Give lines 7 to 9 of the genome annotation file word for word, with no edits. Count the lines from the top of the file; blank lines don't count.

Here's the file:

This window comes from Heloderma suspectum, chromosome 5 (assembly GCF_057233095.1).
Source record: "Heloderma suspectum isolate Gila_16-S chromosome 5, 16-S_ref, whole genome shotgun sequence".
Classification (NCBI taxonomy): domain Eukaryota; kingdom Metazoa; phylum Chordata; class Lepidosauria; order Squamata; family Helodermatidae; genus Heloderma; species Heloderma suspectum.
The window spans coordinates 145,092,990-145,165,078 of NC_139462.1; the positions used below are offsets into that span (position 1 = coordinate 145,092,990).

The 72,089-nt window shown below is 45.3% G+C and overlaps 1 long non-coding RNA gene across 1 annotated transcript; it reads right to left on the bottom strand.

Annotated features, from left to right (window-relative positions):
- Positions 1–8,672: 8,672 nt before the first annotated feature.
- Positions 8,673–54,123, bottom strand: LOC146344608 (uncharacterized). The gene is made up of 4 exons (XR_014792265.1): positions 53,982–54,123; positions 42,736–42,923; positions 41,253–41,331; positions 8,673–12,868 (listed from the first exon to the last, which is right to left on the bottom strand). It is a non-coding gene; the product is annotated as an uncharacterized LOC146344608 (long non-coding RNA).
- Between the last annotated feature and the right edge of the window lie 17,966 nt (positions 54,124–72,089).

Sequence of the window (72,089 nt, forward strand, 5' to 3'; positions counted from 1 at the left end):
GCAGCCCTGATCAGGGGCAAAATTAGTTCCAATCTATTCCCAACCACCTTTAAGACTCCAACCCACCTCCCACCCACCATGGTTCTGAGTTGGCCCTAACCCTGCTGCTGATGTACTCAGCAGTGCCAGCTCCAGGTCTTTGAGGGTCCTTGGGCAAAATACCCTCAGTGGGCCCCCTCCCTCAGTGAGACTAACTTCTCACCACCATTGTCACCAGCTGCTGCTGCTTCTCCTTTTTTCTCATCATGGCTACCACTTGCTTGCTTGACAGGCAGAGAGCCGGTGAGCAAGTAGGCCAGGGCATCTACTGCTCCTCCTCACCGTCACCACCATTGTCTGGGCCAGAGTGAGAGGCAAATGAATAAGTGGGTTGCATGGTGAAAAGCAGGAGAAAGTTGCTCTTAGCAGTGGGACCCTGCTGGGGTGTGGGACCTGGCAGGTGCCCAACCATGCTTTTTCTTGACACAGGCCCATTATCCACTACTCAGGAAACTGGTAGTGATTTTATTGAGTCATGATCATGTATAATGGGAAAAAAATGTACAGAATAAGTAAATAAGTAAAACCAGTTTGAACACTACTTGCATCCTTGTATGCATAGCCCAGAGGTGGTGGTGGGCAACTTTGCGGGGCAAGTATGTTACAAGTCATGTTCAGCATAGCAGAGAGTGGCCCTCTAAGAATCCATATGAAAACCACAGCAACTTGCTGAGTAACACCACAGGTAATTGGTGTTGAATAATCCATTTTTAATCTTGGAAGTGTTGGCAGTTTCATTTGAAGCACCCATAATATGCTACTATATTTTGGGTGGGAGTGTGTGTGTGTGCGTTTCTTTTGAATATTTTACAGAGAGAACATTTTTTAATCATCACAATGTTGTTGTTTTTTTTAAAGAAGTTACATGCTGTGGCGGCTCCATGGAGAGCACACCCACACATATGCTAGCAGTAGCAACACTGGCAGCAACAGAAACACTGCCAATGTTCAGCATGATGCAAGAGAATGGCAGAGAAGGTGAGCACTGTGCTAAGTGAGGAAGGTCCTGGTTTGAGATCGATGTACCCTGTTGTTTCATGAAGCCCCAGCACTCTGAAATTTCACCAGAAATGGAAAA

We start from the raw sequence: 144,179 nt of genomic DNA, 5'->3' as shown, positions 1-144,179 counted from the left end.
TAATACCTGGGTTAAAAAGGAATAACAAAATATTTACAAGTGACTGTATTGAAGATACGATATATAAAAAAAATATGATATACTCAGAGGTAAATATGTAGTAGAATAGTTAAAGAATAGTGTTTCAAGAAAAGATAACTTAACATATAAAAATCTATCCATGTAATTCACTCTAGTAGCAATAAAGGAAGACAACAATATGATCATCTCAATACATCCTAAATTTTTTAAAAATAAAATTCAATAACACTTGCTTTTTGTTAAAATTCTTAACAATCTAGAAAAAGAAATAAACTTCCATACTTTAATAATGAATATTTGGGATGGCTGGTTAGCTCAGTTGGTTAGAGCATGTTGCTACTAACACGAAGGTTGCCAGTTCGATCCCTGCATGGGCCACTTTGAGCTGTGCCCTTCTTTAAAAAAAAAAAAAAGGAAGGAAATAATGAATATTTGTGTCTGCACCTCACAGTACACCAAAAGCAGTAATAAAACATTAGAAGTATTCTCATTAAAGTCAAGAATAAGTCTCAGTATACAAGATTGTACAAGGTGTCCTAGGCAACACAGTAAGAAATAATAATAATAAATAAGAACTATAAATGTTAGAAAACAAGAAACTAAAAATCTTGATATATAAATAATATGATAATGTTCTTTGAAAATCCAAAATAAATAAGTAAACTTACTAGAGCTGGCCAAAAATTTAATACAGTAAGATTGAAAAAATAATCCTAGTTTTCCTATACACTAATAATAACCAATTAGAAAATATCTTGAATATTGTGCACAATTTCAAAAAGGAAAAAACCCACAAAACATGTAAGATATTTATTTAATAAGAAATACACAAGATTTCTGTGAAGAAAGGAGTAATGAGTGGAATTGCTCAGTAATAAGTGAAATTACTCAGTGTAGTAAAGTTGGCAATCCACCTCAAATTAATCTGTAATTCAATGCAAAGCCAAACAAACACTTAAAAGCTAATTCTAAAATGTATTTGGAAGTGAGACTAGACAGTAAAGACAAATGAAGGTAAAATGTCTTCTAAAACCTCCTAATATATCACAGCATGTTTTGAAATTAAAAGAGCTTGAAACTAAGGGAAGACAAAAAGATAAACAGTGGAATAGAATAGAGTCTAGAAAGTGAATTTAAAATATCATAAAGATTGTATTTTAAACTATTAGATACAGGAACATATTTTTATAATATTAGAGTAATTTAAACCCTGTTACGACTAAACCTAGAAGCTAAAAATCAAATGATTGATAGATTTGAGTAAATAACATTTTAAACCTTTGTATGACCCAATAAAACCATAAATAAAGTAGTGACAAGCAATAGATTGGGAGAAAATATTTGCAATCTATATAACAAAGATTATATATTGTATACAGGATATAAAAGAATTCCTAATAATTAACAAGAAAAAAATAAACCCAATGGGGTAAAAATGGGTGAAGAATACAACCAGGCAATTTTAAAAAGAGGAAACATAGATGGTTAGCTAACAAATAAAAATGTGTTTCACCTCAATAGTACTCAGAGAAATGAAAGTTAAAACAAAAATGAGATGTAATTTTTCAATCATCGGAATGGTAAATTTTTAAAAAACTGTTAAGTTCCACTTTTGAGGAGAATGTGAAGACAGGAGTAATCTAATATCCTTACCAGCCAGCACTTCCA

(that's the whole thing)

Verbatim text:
- Positions 1–8,672: 8,672 nt before the first annotated feature.
- Positions 8,673–54,123, bottom strand: LOC146344608 (uncharacterized). The gene is made up of 4 exons (XR_014792265.1): positions 53,982–54,123; positions 42,736–42,923; positions 41,253–41,331; positions 8,673–12,868 (listed from the first exon to the last, which is right to left on the bottom strand). It is a non-coding gene; the product is annotated as an uncharacterized LOC146344608 (long non-coding RNA).
- Between the last annotated feature and the right edge of the window lie 17,966 nt (positions 54,124–72,089).